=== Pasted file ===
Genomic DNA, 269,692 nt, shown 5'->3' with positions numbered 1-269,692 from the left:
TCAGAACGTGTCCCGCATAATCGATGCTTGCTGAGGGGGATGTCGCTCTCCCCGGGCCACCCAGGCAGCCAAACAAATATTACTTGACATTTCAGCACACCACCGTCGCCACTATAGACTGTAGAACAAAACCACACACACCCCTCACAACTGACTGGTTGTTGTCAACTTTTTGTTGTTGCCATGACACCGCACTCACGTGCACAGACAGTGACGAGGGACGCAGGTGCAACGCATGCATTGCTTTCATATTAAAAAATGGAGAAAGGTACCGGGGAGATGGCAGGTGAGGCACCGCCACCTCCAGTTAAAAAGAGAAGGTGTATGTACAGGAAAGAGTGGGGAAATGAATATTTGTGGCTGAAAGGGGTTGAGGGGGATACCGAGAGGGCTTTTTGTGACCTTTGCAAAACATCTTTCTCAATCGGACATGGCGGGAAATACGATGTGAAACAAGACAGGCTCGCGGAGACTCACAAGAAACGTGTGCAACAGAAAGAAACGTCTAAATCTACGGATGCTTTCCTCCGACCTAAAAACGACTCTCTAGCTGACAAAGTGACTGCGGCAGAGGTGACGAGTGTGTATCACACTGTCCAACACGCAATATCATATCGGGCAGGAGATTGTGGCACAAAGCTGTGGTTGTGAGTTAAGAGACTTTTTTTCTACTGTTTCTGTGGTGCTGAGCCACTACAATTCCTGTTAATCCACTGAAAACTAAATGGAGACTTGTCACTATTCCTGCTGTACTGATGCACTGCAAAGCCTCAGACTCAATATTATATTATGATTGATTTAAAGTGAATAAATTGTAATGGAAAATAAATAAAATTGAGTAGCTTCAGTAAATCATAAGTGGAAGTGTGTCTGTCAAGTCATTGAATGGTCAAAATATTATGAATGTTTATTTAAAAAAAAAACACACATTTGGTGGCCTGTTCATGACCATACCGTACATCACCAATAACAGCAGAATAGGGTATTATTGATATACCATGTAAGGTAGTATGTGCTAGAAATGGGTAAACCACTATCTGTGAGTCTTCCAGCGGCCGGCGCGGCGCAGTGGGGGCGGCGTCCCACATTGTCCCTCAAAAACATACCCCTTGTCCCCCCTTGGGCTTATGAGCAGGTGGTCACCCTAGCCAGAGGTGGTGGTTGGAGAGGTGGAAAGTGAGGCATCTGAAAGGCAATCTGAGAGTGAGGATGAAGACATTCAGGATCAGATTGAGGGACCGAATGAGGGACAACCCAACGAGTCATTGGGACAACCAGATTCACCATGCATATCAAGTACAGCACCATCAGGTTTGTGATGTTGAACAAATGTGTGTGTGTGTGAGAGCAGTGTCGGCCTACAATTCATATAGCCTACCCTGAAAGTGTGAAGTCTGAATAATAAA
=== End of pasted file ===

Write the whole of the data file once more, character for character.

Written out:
Genomic DNA, 269,692 nt, shown 5'->3' with positions numbered 1-269,692 from the left:
TCAGAACGTGTCCCGCATAATCGATGCTTGCTGAGGGGGATGTCGCTCTCCCCGGGCCACCCAGGCAGCCAAACAAATATTACTTGACATTTCAGCACACCACCGTCGCCACTATAGACTGTAGAACAAAACCACACACACCCCTCACAACTGACTGGTTGTTGTCAACTTTTTGTTGTTGCCATGACACCGCACTCACGTGCACAGACAGTGACGAGGGACGCAGGTGCAACGCATGCATTGCTTTCATATTAAAAAATGGAGAAAGGTACCGGGGAGATGGCAGGTGAGGCACCGCCACCTCCAGTTAAAAAGAGAAGGTGTATGTACAGGAAAGAGTGGGGAAATGAATATTTGTGGCTGAAAGGGGTTGAGGGGGATACCGAGAGGGCTTTTTGTGACCTTTGCAAAACATCTTTCTCAATCGGACATGGCGGGAAATACGATGTGAAACAAGACAGGCTCGCGGAGACTCACAAGAAACGTGTGCAACAGAAAGAAACGTCTAAATCTACGGATGCTTTCCTCCGACCTAAAAACGACTCTCTAGCTGACAAAGTGACTGCGGCAGAGGTGACGAGTGTGTATCACACTGTCCAACACGCAATATCATATCGGGCAGGAGATTGTGGCACAAAGCTGTGGTTGTGAGTTAAGAGACTTTTTTTCTACTGTTTCTGTGGTGCTGAGCCACTACAATTCCTGTTAATCCACTGAAAACTAAATGGAGACTTGTCACTATTCCTGCTGTACTGATGCACTGCAAAGCCTCAGACTCAATATTATATTATGATTGATTTAAAGTGAATAAATTGTAATGGAAAATAAATAAAATTGAGTAGCTTCAGTAAATCATAAGTGGAAGTGTGTCTGTCAAGTCATTGAATGGTCAAAATATTATGAATGTTTATTTAAAAAAAAAACACACATTTGGTGGCCTGTTCATGACCATACCGTACATCACCAATAACAGCAGAATAGGGTATTATTGATATACCATGTAAGGTAGTATGTGCTAGAAATGGGTAAACCACTATCTGTGAGTCTTCCAGCGGCCGGCGCGGCGCAGTGGGGGCGGCGTCCCACATTGTCCCTCAAAAACATACCCCTTGTCCCCCCTTGGGCTTATGAGCAGGTGGTCACCCTAGCCAGAGGTGGTGGTTGGAGAGGTGGAAAGTGAGGCATCTGAAAGGCAATCTGAGAGTGAGGATGAAGACATTCAGGATCAGATTGAGGGACCGAATGAGGGACAACCCAACGAGTCATTGGGACAACCAGATTCACCATGCATATCAAGTACAGCACCATCAGGTTTGTGATGTTGAACAAATGTGTGTGTGTGTGAGAGCAGTGTCGGCCTACAATTCATATAGCCTACCCTGAAAGTGTGAAGTCTGAATAATAAA